During the course of their conspiracy, the brothers admitted that they and their crew were responsible for transporting $938,415,000 in narcotics proceeds, in the form of bulk U.S. currency, from the United States to Mexico.
According to their plea agreements and a preliminary forfeiture order that was filed today, the Flores brothers agreed to forfeit more than $3.6 million in cash that was seized from them, in addition to more than $400,000 worth of assorted jewelry, several luxury automobiles, smaller amounts of cash, and electronics equipment, all of which were seized and forfeited in an administrative process by the DEA.
If Judge Castillo accepts their plea agreements and grants the government’s motion at sentencing next month, then he must sentence the Flores brothers to prison terms ranging between 10 and 16 years in federal custody.
At Vasquez Hernandez’s sentencing today, the government argued that he worked directly with Chapo Guzman and the Flores brothers to smuggle cocaine from place to place using various modes of transportation, including, for example, large cargo planes to fly more than 20 tons of cocaine directly from Columbia to Mexico. Vasquez Hernandez specialized in using trains to smuggle drugs into the United States and transporting them to Chicago hidden in rail cars.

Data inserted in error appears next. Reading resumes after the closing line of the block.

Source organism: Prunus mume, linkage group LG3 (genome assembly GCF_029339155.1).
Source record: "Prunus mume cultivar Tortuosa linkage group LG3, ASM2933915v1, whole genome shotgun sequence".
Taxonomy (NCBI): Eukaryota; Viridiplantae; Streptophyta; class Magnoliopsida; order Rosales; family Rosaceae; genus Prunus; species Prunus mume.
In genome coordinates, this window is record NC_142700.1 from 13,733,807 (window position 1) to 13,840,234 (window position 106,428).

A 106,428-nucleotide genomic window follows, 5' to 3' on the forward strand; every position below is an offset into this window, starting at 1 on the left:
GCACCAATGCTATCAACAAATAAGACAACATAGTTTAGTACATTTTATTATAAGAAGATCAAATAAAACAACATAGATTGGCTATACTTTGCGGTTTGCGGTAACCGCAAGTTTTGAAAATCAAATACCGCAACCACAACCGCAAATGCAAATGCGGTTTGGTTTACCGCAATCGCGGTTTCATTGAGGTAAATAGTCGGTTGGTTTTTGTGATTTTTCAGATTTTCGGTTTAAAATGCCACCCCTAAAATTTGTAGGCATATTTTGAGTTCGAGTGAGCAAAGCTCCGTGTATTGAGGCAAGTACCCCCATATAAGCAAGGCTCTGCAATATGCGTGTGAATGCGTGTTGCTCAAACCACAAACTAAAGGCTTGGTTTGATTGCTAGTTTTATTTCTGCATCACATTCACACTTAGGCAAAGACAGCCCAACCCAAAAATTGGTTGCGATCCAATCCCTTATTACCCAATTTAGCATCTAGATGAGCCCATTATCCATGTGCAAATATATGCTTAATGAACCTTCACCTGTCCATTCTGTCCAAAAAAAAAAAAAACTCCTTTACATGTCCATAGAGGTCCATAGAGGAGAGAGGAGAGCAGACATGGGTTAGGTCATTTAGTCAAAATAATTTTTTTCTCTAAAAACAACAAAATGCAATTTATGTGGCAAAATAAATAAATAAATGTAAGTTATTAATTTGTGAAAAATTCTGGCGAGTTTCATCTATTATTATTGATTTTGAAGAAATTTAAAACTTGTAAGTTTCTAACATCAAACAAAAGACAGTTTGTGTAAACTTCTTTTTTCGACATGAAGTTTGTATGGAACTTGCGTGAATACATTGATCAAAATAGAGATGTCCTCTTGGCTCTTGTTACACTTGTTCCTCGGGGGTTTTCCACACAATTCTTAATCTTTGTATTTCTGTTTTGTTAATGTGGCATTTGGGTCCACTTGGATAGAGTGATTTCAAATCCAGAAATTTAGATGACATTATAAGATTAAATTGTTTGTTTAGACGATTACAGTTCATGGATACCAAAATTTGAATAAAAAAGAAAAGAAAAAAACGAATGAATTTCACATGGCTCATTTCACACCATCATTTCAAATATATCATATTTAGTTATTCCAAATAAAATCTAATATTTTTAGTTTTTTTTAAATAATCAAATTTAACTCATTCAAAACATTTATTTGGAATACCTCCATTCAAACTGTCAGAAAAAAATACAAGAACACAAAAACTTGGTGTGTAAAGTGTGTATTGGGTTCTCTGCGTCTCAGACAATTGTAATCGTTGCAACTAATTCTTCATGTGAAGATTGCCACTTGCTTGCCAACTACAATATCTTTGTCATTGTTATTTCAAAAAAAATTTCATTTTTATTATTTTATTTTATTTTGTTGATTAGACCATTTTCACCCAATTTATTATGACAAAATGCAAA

“This case is about drug trafficking at the highest levels at which it exists in the world. [Vasquez Hernandez] conspired directly with Chapo Guzman and other leaders of the Sinaloa Cartel to traffic ton quantities of cocaine that were ultimately distributed into the United States. The direct and indirect damage that those drugs have caused to communities in Chicago and elsewhere is immeasurable,” a team of federal prosecutors argued in a sentencing memo.
The Vasquez Hernandez sentencing and Flores brothers’ plea agreements were announced by Zachary T. Fardon, United States Attorney for the Northern District of Illinois, and Dennis Wichern, Special Agent-in-Charge of the Chicago Field Division of the Drug Enforcement Administration.
The DEA in Chicago led the investigation, joined by the Internal Revenue Service Criminal Investigation Division and the Chicago Police Department. Also assisting were the DEA’s National Drug Intelligence Center, the Chicago High-Intensity Drug Trafficking Area task force, the U.S. Attorney’s Office in Milwaukee and the Milwaukee Police Department; the U.S. Attorney’s Office for the Central District of Illinois; the Chicago and Peoria offices of the Federal Bureau of Investigation; the Chicago office of the Bureau of Alcohol, Tobacco, Firearms and Explosives, U.S. Immigration and Customs Enforcement’s Homeland Security Investigations, and the U.S. Marshals Service; the Cook County Sheriff’s Department, and other state and local law enforcement agencies. The investigation was assisted by agents and analysts of the Special Operations Division (SOD), and attorneys from the Justice Department Criminal Division’s Narcotic and Dangerous Drug Section. The Criminal Division’s Office of International Affairs assisted with the extraditions.
The government is being represented by Assistant U.S. Attorneys Michael J. Ferrara, Erika Csicsila, Naana Frimpong, Georgia Alexakis, Kathryn Malizia, and Thomas D. Shakeshaft.